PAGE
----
Until now, Dottie McLean had held on to hope that her daughter, Jennifer Lynn Fay, would be found alive, even though it’s been 24 years since the vivacious 16-year-old disappeared from their Emerson Avenue neighborhood in Brockton.
McLean had willed it to be so every time the phone rang, and each time police and investigators searched for human remains in the murky bottoms of ponds and in deep local forests.
But based on new information, McLean says she is ready to accept the inevitable: that the girl with the fashionably teased bangs and big, friendly smile who vanished from the city’s north side on Nov. 14, 1989, is never coming home.
“After so many years, I now know that something happened to Jennifer,’’ said McLean, who has since moved to Raynham. “And the people involved must come forward.”
McLean is seeking help to corroborate recently gathered details that suggest her daughter was accidentally killed as close as a block from her home the night she never returned from attending a party on Broad Street.
McLean and private investigator Michelle Taylor Littlefield of Taunton – who has worked the case for free for almost 10 years – also believe Jennifer was hastily buried to cover up the fatal deed. Littlefield would not identify the property where she believes the girl was buried, but said the owner of the home, who bought the property after Fay’s disappearance, has not granted permission for a search.
“Our most recent information came in via two anonymous tips in cellphone messages to me, and close to 50 interviews of people who lived in the neighborhood at the time,’’ Littlefield said. “We believe she was the victim of homicide, and she never left the neighborhood.’’
McLean said she has long believed that her daughter’s closest friends are hiding the truth, fearing retribution for themselves or their families. But it’s time to speak, she said: “They know something. And after all these years, I need to know, too.”
Littlefield and her business partner, Charles Castro, took on the Fay case in 2004, adding their efforts to searches by local and state police.
All told, well over 260 people have been interviewed in the case, she said, many of them teenagers and young adults at the time who, like Jennifer, were living in a fast time in a fast city.
Jennifer was supposed to be babysitting her younger brother and sister that night, but she went out with friends after arranging for a cousin to cover for her. She came back home with a boy early in the evening, but left alone after he got sick and chose not to go to a party with her. Jennifer was last seen standing at the window of a car that had stopped just up the street, McLean said.
“We believe she knew who was in the vehicle, and we don’t think someone planned ahead of time to hurt her,’’ Littlefield added.
What’s tragic, Littlefield said, is the coverup, going on 24 years now.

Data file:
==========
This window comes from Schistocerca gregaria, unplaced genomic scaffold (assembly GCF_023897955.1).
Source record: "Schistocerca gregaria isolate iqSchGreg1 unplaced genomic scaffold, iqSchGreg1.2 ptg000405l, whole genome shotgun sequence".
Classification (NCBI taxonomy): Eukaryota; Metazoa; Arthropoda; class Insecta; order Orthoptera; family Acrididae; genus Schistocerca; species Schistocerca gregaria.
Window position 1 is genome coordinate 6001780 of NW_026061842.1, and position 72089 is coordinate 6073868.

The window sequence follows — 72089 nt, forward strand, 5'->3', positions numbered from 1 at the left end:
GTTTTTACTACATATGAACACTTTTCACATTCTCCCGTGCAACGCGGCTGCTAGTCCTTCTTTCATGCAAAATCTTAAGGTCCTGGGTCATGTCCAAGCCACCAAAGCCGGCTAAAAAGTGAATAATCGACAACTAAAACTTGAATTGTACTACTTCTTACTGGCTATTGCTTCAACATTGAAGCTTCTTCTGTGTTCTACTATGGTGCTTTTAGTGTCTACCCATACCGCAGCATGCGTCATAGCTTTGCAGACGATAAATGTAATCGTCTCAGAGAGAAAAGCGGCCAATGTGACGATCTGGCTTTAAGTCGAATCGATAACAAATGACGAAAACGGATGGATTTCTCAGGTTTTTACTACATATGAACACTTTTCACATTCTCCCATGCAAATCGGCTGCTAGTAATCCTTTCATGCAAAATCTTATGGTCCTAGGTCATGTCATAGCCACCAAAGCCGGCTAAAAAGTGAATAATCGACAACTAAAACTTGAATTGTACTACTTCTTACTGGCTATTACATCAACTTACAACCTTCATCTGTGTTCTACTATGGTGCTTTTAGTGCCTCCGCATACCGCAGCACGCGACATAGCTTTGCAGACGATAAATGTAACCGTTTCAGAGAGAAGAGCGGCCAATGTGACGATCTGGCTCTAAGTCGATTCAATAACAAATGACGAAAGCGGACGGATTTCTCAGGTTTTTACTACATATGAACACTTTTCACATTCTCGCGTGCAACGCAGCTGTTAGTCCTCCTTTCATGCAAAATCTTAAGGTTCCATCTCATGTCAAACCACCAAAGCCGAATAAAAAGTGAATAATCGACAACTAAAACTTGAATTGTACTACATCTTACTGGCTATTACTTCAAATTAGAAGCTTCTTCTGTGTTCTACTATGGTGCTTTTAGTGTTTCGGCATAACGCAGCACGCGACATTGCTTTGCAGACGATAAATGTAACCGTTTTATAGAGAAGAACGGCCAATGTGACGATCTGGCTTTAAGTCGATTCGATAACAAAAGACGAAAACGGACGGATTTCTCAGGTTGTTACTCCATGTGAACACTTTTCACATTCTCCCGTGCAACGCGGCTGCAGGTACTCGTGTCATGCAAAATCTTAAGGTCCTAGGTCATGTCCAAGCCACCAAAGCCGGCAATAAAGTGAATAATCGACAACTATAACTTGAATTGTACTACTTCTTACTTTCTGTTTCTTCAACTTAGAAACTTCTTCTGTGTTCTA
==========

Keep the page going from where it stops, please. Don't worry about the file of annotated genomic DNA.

“Finding Jennifer, and bringing her home, will give her family peace,” she said.
Tonight, on the 24th anniversary of Jennifer’s disappearance, McLean will join a group of supporters for a 6:30 p.m. candlelight vigil outside St. Edith Stein Church in Brockton at 71 East Main St. They will walk Jennifer’s last known route, then pray outside the church.
A fund-raiser on Saturday at Max’s Blues Café on Field Street will benefit the Jennifer Lynn Fay Foundation for Missing Children. Doors open at 3.
Annette Randall, a bartender at Max’s who has run the fund-raiser for the past two years, was three years ahead of Jennifer in school and remembers her well.
“She was a social butterfly, always so happy; then she just disappeared,’’ said Randall, who considers McLean family.
Randall also believes the truth has been purposefully hidden and the new information, if it can be corroborated, will reveal it: “Is this the year? God, I hope so.”
Last week, investigators from the Plymouth County prosecutor’s office and local police said that bones found in the woods on the Brockton-East Bridgewater line are human and were examined for possible identification. But it wasn’t Jennifer. A spokeswoman for the district attorney confirmed the bones are male.
Littlefield and McLean expressed frustration with Brockton police, who initially insisted Jennifer was a runaway and, more recently, have not responded to their offer to share new information.
It was only when Warren teenager Molly Bish disappeared in 2000, 11 years after Jennifer vanished, that the local search was stepped up, McLean said. Bish’s remains were found 5 miles from her home in 2003.
Littlefield said she contacted Brockton Police Chief Emanuel Gomes in August to share her information in the case but has had no response. Gomes did not respond to the Globe’s request for comment last week.
But District Attorney Timothy Cruz said in a statement: “This is about a young girl who disappeared 24 years ago. Her family has never wavered in their determination to find out what happened to her. For us, it remains an open case. Over the years, we have aggressively investigated all credible leads and we will continue to do so.”
While it is still hard for McLean to discuss her daughter without tears, she smiled warmly during a recent visit while flipping through photo albums and sharing old mementos.
One was a note Jennifer left her in the weeks before she disappeared: “Mom, if you talk to the landlord please tell him the shower needs to be fixed,” it said. “It’s the only thing that will wake me up at 5 a.m. . . . Have a nice day and thanks for the hair spray . . . Love always, Your Angel.”
That note shows she would never have run away, McLean said.
McLean and Littlefield ask anyone with information about the case to call 508-328-9285. More information is available at The Jennifer Lynn Fay Foundation for Missing Children at www.jenniferlynnfayfoundation.org.